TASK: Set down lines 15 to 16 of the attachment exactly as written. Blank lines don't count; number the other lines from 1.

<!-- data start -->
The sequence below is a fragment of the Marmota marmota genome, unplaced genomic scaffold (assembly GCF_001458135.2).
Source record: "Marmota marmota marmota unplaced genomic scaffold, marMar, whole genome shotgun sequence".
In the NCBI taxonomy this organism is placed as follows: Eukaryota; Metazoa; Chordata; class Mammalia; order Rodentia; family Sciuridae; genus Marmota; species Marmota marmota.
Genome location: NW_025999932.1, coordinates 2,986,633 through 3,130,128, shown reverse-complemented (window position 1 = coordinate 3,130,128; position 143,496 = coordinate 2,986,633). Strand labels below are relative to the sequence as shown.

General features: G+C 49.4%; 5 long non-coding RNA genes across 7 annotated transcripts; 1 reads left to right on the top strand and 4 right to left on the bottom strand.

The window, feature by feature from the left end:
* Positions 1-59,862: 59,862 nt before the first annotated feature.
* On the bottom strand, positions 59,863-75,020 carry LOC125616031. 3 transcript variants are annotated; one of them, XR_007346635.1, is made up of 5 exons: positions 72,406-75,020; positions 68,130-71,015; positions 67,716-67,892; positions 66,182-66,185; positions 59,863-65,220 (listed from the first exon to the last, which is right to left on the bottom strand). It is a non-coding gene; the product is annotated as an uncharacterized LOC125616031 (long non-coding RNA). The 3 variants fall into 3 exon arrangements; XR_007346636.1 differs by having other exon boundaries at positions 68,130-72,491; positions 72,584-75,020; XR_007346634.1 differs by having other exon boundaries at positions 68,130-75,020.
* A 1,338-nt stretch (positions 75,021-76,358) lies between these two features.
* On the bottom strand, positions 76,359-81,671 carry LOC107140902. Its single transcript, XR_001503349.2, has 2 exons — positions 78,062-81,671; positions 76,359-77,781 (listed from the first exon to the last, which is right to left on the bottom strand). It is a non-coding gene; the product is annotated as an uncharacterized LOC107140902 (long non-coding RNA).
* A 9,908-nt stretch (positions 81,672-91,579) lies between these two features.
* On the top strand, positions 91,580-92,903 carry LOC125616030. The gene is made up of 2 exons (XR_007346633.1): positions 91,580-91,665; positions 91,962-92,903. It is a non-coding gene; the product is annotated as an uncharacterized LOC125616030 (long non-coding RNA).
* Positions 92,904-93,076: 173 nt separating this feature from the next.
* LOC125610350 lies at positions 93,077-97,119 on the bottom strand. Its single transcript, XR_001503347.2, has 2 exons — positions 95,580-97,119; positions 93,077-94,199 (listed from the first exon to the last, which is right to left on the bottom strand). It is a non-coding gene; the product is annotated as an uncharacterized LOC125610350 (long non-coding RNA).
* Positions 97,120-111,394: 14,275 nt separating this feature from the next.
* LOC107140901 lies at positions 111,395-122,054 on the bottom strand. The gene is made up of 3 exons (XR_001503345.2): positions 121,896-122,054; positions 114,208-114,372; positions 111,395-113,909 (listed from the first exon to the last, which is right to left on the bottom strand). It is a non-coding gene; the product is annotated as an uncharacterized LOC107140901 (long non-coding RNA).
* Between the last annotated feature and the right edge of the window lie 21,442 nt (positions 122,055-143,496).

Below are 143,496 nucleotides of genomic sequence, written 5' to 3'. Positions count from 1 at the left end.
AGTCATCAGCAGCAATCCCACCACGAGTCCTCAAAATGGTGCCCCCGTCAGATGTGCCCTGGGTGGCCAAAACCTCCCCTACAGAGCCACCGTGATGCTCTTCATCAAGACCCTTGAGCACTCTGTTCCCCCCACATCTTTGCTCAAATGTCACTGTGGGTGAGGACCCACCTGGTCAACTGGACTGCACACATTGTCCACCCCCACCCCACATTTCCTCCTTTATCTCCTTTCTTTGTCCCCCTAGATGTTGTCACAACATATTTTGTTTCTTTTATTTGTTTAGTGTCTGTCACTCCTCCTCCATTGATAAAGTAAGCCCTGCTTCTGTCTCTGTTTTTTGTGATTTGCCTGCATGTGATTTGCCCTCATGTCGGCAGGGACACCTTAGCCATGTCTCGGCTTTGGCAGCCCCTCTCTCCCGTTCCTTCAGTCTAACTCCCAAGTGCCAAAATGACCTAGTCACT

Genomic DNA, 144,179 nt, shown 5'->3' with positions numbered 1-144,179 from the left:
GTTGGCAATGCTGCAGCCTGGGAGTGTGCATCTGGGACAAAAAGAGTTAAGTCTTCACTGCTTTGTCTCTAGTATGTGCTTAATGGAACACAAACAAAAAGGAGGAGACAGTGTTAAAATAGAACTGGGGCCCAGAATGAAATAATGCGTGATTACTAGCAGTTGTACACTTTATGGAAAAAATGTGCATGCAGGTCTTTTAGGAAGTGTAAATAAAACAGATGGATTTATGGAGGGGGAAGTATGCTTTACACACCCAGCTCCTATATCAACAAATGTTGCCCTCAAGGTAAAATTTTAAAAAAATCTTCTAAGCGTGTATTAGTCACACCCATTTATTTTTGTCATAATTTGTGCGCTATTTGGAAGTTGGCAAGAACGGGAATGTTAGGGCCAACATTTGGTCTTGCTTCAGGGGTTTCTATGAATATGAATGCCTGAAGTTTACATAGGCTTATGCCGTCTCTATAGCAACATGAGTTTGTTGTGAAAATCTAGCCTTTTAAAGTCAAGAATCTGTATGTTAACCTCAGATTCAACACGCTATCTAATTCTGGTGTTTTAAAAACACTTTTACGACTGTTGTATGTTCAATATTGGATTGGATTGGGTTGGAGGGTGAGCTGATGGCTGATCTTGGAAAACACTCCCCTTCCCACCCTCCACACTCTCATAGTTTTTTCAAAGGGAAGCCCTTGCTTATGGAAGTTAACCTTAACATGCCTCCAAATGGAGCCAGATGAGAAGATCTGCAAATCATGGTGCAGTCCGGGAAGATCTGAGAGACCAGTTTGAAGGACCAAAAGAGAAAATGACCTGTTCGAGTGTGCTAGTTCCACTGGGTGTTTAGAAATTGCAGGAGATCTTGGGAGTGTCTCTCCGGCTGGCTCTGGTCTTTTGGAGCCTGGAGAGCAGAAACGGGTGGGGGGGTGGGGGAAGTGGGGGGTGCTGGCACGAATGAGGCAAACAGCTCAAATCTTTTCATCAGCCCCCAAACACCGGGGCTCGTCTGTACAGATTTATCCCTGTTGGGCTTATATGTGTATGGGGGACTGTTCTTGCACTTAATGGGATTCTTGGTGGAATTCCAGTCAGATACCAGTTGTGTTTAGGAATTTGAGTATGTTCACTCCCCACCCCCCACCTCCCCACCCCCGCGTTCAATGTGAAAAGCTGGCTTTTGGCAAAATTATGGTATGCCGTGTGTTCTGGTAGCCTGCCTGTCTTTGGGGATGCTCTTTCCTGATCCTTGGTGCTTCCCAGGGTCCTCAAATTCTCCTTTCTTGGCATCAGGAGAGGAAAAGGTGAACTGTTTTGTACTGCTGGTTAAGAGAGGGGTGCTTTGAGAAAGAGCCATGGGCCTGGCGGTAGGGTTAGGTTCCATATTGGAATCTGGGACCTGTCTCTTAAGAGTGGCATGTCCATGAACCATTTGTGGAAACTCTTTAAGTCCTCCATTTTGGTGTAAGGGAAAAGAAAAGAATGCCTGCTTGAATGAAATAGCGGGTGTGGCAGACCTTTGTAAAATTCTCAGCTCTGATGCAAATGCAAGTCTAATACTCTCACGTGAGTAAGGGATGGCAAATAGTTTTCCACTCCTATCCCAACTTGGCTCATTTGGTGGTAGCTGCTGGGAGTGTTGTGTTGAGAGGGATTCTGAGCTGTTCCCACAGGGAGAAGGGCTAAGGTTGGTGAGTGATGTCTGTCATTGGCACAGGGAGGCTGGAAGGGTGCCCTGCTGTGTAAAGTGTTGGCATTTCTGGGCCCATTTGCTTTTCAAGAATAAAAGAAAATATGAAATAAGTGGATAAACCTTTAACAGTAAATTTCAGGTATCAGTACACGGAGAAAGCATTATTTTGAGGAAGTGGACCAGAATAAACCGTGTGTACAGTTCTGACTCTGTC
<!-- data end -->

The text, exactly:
* Positions 97,120-111,394: 14,275 nt separating this feature from the next.
* LOC107140901 lies at positions 111,395-122,054 on the bottom strand. The gene is made up of 3 exons (XR_001503345.2): positions 121,896-122,054; positions 114,208-114,372; positions 111,395-113,909 (listed from the first exon to the last, which is right to left on the bottom strand). It is a non-coding gene; the product is annotated as an uncharacterized LOC107140901 (long non-coding RNA).